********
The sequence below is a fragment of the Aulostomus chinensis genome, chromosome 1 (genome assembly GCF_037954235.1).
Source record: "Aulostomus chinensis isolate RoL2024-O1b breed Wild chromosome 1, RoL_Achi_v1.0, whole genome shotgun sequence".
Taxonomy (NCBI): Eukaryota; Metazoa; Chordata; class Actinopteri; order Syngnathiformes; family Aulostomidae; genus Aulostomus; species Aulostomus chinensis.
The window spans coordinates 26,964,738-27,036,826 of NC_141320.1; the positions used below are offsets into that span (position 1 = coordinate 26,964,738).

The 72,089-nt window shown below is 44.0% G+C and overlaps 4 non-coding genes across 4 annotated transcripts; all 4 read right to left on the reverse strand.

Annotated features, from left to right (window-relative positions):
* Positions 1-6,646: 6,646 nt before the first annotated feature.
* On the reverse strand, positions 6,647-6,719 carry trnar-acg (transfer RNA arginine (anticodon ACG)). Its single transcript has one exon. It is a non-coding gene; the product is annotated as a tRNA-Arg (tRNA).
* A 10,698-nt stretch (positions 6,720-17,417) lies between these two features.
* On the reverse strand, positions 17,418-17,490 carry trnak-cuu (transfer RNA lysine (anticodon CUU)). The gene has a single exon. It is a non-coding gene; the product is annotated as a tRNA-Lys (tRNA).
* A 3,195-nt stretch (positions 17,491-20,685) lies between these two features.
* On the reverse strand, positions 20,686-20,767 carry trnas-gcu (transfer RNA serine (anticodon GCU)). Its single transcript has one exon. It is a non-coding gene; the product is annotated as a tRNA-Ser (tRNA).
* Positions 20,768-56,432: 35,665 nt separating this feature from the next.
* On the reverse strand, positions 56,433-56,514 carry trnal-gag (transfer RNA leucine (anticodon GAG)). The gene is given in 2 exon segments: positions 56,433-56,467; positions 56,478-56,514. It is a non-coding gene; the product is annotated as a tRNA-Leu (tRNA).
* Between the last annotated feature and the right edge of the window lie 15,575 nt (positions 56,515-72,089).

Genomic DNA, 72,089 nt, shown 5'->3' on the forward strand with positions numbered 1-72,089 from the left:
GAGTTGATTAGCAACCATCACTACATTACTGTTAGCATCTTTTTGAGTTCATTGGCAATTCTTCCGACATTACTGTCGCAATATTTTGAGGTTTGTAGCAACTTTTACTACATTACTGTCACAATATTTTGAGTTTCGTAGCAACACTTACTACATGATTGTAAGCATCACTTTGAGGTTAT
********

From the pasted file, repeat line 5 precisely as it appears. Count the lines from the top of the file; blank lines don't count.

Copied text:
The 72,089-nt window shown below is 44.0% G+C and overlaps 4 non-coding genes across 4 annotated transcripts; all 4 read right to left on the reverse strand.